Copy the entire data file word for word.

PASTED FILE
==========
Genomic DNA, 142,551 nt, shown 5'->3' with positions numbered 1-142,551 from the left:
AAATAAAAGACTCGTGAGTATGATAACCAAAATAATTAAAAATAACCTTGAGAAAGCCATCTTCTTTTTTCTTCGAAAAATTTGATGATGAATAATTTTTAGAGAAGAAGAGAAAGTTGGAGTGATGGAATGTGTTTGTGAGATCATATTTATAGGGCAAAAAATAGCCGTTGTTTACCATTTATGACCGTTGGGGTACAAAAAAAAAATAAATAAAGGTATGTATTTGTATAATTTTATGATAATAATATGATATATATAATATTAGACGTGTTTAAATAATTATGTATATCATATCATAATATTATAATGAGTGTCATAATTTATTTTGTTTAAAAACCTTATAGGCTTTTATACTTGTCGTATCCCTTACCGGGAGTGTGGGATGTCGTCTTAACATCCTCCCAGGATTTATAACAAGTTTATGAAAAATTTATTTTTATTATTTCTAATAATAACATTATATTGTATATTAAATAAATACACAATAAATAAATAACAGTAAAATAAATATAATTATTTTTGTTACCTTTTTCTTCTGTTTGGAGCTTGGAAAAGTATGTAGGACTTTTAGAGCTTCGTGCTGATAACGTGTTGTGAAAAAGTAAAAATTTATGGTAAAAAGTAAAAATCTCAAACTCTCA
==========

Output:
Genomic DNA, 142,551 nt, shown 5'->3' with positions numbered 1-142,551 from the left:
AAATAAAAGACTCGTGAGTATGATAACCAAAATAATTAAAAATAACCTTGAGAAAGCCATCTTCTTTTTTCTTCGAAAAATTTGATGATGAATAATTTTTAGAGAAGAAGAGAAAGTTGGAGTGATGGAATGTGTTTGTGAGATCATATTTATAGGGCAAAAAATAGCCGTTGTTTACCATTTATGACCGTTGGGGTACAAAAAAAAAATAAATAAAGGTATGTATTTGTATAATTTTATGATAATAATATGATATATATAATATTAGACGTGTTTAAATAATTATGTATATCATATCATAATATTATAATGAGTGTCATAATTTATTTTGTTTAAAAACCTTATAGGCTTTTATACTTGTCGTATCCCTTACCGGGAGTGTGGGATGTCGTCTTAACATCCTCCCAGGATTTATAACAAGTTTATGAAAAATTTATTTTTATTATTTCTAATAATAACATTATATTGTATATTAAATAAATACACAATAAATAAATAACAGTAAAATAAATATAATTATTTTTGTTACCTTTTTCTTCTGTTTGGAGCTTGGAAAAGTATGTAGGACTTTTAGAGCTTCGTGCTGATAACGTGTTGTGAAAAAGTAAAAATTTATGGTAAAAAGTAAAAATCTCAAACTCTCA